Proper pre-trip training is vital to help team members unpack their motivations and goals and address any unrealistic expectations.
Once the team members have been selected, the process of training and preparing them for the trip can begin. Apart from generally equipping team members, pre-trip training is also a good opportunity to address any concerns, misconceptions or gaps in understanding that were revealed during the screening process.
Evaluate motivations & set expectations
Team members will no doubt have varying motivations and expectations of the short-term missions (STM) trip. Discussing and setting realistic expectations in the pre-trip training will provide clarity for team members, minimise on-field tensions and reduce the likelihood of team members seeking to engage in inappropriate activities during the course of the trip.
To set realistic and appropriate expectations, discussions should cover:
- the STM trip's purpose and activities;
- limitations of STM; and
- the importance of stewarding the STM experience well post-trip (e.g. long-term action, prayer, advocacy, missions involvement and financial support).
Provide Relevant Training
There are many common assumptions and myths that frame the way we think about missions. Many of them relate to either our understanding of poverty, or our awareness of our own culture and how that has shaped our expression of Christianity. Left unchallenged, these become blindspots that inhibit teams' effectiveness in STM and can result in less than helpful engagement with overseas communities and ministries. Good pre-trip preparation should include information or training to broaden team members' thinking around these issues and intentional efforts to debunk common myths.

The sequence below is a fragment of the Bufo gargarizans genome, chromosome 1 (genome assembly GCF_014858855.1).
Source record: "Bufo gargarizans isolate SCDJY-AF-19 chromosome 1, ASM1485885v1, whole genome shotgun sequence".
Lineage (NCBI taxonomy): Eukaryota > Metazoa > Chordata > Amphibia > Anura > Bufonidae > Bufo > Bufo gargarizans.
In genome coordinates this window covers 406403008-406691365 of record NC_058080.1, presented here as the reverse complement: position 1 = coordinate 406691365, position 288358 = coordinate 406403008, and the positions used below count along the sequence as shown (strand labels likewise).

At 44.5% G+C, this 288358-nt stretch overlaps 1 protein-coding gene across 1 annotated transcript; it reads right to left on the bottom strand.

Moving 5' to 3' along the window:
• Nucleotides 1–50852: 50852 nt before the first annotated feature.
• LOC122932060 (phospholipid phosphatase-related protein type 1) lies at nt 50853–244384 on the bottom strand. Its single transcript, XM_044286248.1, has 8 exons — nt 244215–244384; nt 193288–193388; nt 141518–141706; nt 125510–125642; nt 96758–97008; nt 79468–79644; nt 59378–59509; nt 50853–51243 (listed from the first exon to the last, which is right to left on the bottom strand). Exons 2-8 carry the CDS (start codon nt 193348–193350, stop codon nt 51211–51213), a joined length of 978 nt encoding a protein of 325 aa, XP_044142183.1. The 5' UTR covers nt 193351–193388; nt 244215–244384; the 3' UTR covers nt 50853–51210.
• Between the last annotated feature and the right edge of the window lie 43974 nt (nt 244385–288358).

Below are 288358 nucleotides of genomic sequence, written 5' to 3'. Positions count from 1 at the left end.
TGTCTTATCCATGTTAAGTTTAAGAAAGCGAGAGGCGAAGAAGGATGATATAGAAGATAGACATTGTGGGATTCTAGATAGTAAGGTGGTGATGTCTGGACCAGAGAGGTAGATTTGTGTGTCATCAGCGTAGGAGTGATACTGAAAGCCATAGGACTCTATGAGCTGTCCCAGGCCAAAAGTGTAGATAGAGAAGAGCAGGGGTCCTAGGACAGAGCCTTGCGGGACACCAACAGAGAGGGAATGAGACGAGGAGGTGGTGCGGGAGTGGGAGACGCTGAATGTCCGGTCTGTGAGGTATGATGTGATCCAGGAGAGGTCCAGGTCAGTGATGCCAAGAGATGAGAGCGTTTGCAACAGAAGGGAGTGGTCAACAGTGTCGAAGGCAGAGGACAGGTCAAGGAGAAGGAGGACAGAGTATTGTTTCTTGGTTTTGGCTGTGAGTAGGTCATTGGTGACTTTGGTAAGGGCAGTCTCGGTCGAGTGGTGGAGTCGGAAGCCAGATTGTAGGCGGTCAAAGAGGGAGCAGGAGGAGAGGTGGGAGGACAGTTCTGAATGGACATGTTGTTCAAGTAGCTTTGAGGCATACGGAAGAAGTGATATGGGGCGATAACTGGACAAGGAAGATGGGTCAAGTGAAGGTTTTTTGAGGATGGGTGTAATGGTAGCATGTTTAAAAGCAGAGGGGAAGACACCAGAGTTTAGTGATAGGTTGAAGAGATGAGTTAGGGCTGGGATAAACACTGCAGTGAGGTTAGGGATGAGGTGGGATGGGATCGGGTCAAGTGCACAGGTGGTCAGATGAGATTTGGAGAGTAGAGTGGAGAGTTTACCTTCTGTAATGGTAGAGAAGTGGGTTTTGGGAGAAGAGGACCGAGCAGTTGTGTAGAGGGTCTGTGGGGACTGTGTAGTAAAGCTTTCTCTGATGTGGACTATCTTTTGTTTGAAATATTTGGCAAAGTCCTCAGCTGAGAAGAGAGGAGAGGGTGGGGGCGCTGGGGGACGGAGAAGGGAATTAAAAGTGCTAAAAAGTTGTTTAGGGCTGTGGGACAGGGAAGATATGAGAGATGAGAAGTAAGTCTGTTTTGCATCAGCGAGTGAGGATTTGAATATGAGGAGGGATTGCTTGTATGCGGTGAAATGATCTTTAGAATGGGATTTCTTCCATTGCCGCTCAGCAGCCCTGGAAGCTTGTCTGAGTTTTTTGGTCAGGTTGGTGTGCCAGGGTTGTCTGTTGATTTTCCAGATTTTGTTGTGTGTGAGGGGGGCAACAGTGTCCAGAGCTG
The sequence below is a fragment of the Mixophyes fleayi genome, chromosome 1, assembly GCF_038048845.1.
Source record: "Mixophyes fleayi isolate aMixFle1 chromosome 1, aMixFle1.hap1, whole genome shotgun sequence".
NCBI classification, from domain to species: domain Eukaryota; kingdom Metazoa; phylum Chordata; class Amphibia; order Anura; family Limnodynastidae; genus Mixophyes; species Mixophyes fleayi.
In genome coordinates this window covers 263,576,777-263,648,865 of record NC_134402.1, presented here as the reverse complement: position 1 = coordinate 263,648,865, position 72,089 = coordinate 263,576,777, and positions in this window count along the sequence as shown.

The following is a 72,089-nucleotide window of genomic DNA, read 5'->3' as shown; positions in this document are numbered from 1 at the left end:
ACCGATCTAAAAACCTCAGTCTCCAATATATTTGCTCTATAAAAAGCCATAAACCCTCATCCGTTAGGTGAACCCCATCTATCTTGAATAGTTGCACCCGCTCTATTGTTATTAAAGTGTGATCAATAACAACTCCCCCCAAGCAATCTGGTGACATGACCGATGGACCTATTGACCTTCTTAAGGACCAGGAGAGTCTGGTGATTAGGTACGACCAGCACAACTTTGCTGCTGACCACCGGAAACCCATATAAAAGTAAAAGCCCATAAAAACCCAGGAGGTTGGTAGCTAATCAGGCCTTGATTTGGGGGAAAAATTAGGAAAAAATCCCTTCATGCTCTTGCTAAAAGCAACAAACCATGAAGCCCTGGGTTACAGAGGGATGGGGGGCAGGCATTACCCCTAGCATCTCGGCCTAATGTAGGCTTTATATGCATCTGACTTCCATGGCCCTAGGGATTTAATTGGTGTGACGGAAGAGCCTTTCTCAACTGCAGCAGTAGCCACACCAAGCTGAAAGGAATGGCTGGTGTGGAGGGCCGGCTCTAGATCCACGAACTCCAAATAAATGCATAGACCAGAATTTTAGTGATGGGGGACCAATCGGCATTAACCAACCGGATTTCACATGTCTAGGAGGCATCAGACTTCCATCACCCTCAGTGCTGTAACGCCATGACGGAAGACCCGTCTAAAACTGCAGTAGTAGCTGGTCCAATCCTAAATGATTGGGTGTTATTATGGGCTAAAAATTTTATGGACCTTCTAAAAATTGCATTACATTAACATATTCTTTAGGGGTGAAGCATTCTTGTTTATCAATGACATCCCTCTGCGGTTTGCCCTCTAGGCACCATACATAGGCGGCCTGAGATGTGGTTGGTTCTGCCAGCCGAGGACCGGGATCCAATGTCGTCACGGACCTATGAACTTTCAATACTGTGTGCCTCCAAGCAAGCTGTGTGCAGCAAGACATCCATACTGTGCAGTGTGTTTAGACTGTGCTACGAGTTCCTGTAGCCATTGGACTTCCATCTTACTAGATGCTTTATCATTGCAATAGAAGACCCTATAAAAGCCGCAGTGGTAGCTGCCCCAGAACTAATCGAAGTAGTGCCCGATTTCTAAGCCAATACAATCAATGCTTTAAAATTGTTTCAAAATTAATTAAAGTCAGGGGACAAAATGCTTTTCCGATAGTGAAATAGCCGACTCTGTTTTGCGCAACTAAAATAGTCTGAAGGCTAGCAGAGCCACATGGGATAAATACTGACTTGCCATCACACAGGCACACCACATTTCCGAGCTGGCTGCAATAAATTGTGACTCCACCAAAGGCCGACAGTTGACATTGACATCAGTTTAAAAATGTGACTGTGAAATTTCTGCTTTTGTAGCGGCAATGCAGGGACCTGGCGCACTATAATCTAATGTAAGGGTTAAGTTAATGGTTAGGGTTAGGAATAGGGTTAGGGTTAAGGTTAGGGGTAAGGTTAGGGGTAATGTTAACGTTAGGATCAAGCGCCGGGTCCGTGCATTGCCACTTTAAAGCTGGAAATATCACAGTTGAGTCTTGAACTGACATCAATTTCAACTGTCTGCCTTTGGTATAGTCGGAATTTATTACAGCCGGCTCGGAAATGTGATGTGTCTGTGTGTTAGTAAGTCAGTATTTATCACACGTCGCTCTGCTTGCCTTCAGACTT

The resources below are great tools to use to help teams begin to understand the complexities of poverty and development.
Discuss ethical engagement with children
Talk to team members about ethical engagement with children as part of the pre-trip training. It's an important conversation to have, even if you're not planning on working directly with children on the trip. All teams will come into contact with children, whether it's in a community, a church or while out and about on the streets.
Provide information to teams regarding the harm caused by visiting or volunteering in orphanages in your pre-trip training. It's very common for STM teams to be invited to visit orphanages when overseas, even when it wasn’t on the original itinerary. Therefore, it's important to inform teams of the harm this can cause children in your pre-trip training so that team members will understand why, as a child-safe team, you will respectfully decline any such invitations.
Below is a link to a handout you can provide to teams during pre-trip training regarding how they can best support vulnerable children.
Conduct Child Protection Training
In cross-cultural settings, everything can feel foreign and it's harder to know where the boundaries are and what constitutes appropriate behaviour. This may result in teams or volunteers acting in ways that are inappropriate or doing things that they might not do in their own country.
That’s why it’s so important to give team members clear information and set clear boundaries around their interaction with children before the trip. Clear guidelines can also make team members feel more confident, as they understand what to do and not to do while on the trip. It also makes it easier for team leaders to identify and swiftly address inappropriate behaviour if and when it occurs.
- Distribute and discuss the child protection policy and code of conduct and ask all the team members to read, sign and agree to them.